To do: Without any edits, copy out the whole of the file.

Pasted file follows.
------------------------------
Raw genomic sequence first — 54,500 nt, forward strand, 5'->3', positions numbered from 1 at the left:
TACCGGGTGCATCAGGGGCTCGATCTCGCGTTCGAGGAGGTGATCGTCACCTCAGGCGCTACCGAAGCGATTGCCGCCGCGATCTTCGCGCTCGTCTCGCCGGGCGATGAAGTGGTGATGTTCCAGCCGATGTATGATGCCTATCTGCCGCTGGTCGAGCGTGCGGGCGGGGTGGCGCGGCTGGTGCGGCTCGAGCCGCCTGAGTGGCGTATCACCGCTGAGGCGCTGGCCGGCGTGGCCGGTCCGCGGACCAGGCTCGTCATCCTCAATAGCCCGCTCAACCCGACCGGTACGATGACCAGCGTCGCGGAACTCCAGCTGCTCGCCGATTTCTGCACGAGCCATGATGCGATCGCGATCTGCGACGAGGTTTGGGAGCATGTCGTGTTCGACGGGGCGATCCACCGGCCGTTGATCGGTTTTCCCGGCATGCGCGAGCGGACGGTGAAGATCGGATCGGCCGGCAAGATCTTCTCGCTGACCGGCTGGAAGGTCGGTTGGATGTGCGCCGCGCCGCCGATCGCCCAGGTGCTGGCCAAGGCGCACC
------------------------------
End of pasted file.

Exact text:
Raw genomic sequence first — 54,500 nt, forward strand, 5'->3', positions numbered from 1 at the left:
TACCGGGTGCATCAGGGGCTCGATCTCGCGTTCGAGGAGGTGATCGTCACCTCAGGCGCTACCGAAGCGATTGCCGCCGCGATCTTCGCGCTCGTCTCGCCGGGCGATGAAGTGGTGATGTTCCAGCCGATGTATGATGCCTATCTGCCGCTGGTCGAGCGTGCGGGCGGGGTGGCGCGGCTGGTGCGGCTCGAGCCGCCTGAGTGGCGTATCACCGCTGAGGCGCTGGCCGGCGTGGCCGGTCCGCGGACCAGGCTCGTCATCCTCAATAGCCCGCTCAACCCGACCGGTACGATGACCAGCGTCGCGGAACTCCAGCTGCTCGCCGATTTCTGCACGAGCCATGATGCGATCGCGATCTGCGACGAGGTTTGGGAGCATGTCGTGTTCGACGGGGCGATCCACCGGCCGTTGATCGGTTTTCCCGGCATGCGCGAGCGGACGGTGAAGATCGGATCGGCCGGCAAGATCTTCTCGCTGACCGGCTGGAAGGTCGGTTGGATGTGCGCCGCGCCGCCGATCGCCCAGGTGCTGGCCAAGGCGCACC